Scalable Warehouse Execution System Software Adapts to Diverse Needs

Warehouse execution system
Warehouse execution system

Scalable Warehouse Execution System Software Adapts to Diverse Needs

Credit COVID-19 for having a significant impact on retailers’ order management, fulfillment and distribution processes. Recent research from Modern Materials Handling found that more than 40% of operations report challenges with labor. Further, more than 30% are facing increased customer expectations for faster delivery, higher volumes of e-commerce orders, and the need to fill more orders faster and at lower costs.

As many distribution centers (DCs) have learned over the last 12 months, it’s no longer enough to simply have product in stock and ready for fulfillment, or have a warehouse management system (WMS) that pre-plans a rigid work schedule. Instead, to thrive in today’s environment, operations need solutions that help them to meet customer expectations as efficiently — and at the lowest costs — possible. Whether a warehouse is leveraging light-directed picking to carts, integrating more complex goods-to-person (GTP) workflows, or adding automated storage and retrieval system (AS/RS) and autonomous mobile robot (AMR) technologies, an advanced warehouse execution system (WES) can help to address those challenges.

Many operations don’t realize that WES software is scalable, allowing it to adapt to a DC’s unique set of equipment, processes and needs. A WES acts as the brains of an operation, fully orchestrating all end-to-end DC activities by breaking down silos and pulling input from every area and process to keep fulfillment activities flowing. It considers labor availability to optimize staffing levels, coordinates and maximizes automation utilization, and makes decisions in real time to increase throughput and meet service level agreements (SLAs).

In our most recent On The Move webinar, I described how a WES can be scaled to improve an operation’s labor challenges, picking and handling processes, and order cycle times across different levels of technological investments.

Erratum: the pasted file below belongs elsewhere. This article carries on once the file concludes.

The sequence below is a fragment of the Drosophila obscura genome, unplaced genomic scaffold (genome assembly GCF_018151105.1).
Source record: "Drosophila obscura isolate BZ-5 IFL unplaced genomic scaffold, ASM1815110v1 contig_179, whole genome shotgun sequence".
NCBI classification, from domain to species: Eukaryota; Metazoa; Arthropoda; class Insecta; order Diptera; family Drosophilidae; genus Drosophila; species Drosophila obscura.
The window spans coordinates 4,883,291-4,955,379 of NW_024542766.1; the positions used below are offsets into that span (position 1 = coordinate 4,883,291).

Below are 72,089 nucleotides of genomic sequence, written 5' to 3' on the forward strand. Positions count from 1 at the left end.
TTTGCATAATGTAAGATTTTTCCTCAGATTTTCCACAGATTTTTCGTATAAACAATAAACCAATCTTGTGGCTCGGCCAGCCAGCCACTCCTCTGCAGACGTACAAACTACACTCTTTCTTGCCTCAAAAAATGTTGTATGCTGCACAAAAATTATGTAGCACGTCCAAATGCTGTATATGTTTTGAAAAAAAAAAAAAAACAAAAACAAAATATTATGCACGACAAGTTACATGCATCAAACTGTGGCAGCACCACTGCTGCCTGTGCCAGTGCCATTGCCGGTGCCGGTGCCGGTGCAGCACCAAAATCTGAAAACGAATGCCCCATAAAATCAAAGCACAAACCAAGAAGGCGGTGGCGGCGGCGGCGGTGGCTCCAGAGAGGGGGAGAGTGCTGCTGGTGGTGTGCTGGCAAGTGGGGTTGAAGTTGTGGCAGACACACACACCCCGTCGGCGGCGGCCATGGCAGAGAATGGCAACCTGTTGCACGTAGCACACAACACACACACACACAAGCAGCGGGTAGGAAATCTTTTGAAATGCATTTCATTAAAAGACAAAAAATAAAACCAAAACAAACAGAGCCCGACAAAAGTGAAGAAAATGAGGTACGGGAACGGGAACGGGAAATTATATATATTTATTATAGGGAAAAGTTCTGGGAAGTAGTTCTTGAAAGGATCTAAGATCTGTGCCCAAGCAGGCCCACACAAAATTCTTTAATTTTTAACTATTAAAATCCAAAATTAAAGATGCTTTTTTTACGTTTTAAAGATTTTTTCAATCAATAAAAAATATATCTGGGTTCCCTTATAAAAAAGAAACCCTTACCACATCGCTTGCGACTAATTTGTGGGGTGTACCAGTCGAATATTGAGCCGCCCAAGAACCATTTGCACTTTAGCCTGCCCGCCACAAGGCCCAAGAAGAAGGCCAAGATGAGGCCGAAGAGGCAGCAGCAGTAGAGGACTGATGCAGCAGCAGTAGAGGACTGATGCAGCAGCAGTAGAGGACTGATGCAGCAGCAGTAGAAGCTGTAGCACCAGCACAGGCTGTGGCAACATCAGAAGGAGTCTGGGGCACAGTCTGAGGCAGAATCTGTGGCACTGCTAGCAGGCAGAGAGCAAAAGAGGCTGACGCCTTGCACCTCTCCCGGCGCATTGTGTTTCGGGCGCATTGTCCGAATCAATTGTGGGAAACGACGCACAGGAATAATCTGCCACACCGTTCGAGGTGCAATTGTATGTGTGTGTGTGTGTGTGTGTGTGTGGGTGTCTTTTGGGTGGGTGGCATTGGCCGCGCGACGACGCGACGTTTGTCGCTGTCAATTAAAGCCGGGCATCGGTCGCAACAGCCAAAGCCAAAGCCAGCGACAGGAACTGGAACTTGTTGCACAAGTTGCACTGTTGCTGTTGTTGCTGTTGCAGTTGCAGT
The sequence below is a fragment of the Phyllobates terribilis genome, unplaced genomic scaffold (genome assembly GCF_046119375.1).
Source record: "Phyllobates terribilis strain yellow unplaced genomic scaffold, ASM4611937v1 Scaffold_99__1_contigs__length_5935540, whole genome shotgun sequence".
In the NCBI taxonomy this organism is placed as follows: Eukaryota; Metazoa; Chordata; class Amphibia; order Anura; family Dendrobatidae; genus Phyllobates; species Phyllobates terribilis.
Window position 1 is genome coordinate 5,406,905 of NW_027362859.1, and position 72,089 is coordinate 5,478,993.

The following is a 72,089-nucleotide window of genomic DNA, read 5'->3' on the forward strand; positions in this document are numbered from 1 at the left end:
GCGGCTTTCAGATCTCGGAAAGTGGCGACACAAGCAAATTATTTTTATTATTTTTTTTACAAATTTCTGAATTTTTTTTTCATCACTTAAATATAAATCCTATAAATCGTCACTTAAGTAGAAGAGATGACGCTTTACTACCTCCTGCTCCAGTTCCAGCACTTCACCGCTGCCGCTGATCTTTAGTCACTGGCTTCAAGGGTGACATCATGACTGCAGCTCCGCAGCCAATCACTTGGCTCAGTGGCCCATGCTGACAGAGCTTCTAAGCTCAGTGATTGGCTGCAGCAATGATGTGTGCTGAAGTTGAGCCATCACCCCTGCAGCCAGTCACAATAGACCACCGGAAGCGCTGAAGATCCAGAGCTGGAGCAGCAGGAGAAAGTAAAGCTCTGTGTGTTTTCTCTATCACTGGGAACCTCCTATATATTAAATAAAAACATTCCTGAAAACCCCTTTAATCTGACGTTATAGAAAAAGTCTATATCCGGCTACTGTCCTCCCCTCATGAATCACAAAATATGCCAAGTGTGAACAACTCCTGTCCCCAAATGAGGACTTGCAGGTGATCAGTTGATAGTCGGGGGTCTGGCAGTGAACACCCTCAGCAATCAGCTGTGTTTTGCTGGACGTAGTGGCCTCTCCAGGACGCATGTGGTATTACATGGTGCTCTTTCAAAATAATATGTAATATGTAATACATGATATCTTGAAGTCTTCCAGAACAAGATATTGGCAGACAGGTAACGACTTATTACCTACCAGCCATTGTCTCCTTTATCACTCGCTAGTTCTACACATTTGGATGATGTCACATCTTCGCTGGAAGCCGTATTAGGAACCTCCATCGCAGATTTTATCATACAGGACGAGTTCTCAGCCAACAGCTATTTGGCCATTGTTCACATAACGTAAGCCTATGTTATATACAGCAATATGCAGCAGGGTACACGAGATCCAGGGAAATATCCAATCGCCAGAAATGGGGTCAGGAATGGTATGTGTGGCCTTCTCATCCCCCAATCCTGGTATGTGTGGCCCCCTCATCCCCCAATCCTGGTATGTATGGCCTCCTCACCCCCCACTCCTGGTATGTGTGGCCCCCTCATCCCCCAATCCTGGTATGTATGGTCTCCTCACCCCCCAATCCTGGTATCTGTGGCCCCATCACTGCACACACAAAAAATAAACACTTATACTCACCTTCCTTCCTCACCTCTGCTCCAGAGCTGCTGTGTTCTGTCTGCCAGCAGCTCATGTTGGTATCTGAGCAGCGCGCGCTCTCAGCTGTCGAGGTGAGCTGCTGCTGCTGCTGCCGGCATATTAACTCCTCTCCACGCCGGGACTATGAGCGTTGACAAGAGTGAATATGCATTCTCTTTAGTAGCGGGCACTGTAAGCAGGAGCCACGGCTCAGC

Adapting a WES to diverse needs, technologies

The benefits of a WES can be leveraged regardless of the type of technology used in a DC. That’s because the system releases work to the floor based on SLAs, while simultaneously ensuring the most efficient pick batches and paths are created. With the WES orchestrating the entire fulfillment flow, operators are always working on the next best task — instead of tackling pick waves pre-planned hours beforehand by a traditional WMS.

In a light-directed order fulfillment application (either pick-to-light [PTL] item selection or put-to-light sortation of batch picks), utilizing a WES to release the orders ensures that picks (or puts) are sequenced via prioritization. The lights ensure accuracy while increasing the operator’s productivity. Further, when integrating conveyors into this process to route totes or containers throughout the facility, the WES will direct and re-direct picking tasks and orders across zones and staffers to balance workloads and prevent bottlenecks.

With nearly 70% of retailers reporting they can’t find enough labor, or that their labor is unreliable, leveraging a WES in conjunction with an AS/RS and/or GTP system can translate into significant cost and time savings, improved risk management, and a more streamlined end-to-end supply chain. These solutions can be applied to multiple workflows:

  • Case buffer and storage systems where full cases are stored and shipped to retail stores
  • GTP picking stations where totes of individual items are delivered to operators for e-commerce fulfillment
  • Decanting stations where workers place inventory into totes that are retrieved and stored in the AS/RS

Based on the WES continuously assessing order prioritization in real time, the software tells the AS/RS which totes of product or cases to retrieve and where to route them downstream — to palletizers, shipping lanes or GTP stations — while balancing the workload across multiple operators.

Finally, a WES can be integrated with AMRs to coordinate long-haul, variable movement previously handled by forklifts or operators pushing carts on foot. To accommodate different SLAs, the WES flexibly activates and directs each AMR’s movement and task assignment in real time, optimizing labor and improving safety on the warehouse floor.

To learn more about how a WES can adapt to your facility’s unique processes and equipment to address your operation’s biggest labor, service and throughput challenges, please view this webinar.

To register for our upcoming webinars in this series, visit this page for more details.

To subscribe to our blog and receive exclusive communications and updates from Honeywell Intelligrated, click here